BEAUTIFUL BATSRead Now
Fall is here and with it comes Halloween decorations—bats being a common sight! Bats have a spooky and somewhat sinister reputation, but they play critical roles within our economies and our ecosystems.
Bats are from the order Chiroptera, stemming from Greek origin meaning “hand-wing” to describe the mammal’s wings. Chiroptera has two suborders: the Megabats (Megachiroptera) and the Microbats (Microchiropetera). Megabats consist of a single family: the flying foxes and their fruit and flower-eating relatives. The megabats live in the tropics. Meanwhile, the microbats are composed of the rest of the 17 bat families. Unlike their megabat cousins, microbats dine on insects.
Bats’ social structures are very fascinating as most live in large groups called colonies which can reach to over a million bats. Bats are the only mammals that fly. Many use echolocation, a method of making sounds that bounce back from objects to help with navigation and hunting. Bats tend to fly under the radar since they are creatures of the night, and in most cases provide many benefits:
The need to protect these creatures is more evident than ever. There are lots of threats that bats face, including disease, windmill turbines, roost destruction, habitat loss, and changes in climate. In the United States and Canada, white-nose syndrome (WNS) is impacting bats. WNS is a disease that affects hibernating bats and is caused by a fungus (Pseudogymnoascus destructans). The disease causes bats to become more active during hibernation and burn up the fat they need to survive the winter. Researchers think that WNS has been in North America since 2006.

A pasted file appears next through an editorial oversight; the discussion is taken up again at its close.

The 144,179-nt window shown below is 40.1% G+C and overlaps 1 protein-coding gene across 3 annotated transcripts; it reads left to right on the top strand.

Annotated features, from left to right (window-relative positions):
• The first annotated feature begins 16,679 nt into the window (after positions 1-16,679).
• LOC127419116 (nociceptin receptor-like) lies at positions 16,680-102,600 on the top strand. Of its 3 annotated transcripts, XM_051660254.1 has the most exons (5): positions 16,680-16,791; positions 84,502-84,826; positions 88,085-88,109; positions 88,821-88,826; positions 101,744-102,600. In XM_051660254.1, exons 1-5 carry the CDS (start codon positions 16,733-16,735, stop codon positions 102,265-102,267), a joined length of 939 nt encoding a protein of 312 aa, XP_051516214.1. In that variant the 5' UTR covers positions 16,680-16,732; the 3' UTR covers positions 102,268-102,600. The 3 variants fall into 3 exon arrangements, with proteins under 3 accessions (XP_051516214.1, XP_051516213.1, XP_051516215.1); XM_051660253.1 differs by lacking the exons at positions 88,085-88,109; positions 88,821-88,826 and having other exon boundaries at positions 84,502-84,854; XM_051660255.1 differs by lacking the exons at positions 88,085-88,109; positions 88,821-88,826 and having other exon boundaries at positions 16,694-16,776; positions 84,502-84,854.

What can you do to learn more? Come join Warren County Soil and Water Conservation District for a bat walk program on October 25, 2022 from 8PM-9PM at Miller Ecological Park (755 Miller Road, Lebanon, OH 45036). Learn about bat biology and conservation while dispelling myths of this beautiful creature! Then take a quiet guided walk through the park to see the bat houses and watch for any bat activity. This program is free but registration at warrenswcd.com is encouraged.
For more information regarding bats, Warren County Soil and Water Conservation District programs, and/or technical assistance on water or soil questions, call our offices at 513-695-1337.
North American Bat Monitoring Program - https://www.nabatmonitoring.org/
White Nose Syndrome Response Team - https://www.whitenosesyndrome.org/
Smithsonian Bat Facts - https://www.si.edu/spotlight/bats/batfacts
Celebrating the Special Powers of Bats - https://www.usda.gov/media/blog/2021/10/27/celebrating-special-powers-bats
Ohio Bat Working Group – https://u.osu.edu/obwg/
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Warren County SWCD Staff Blog
A blog to keep you informed on all the latest news at Warren County SWCD and in the conservation world.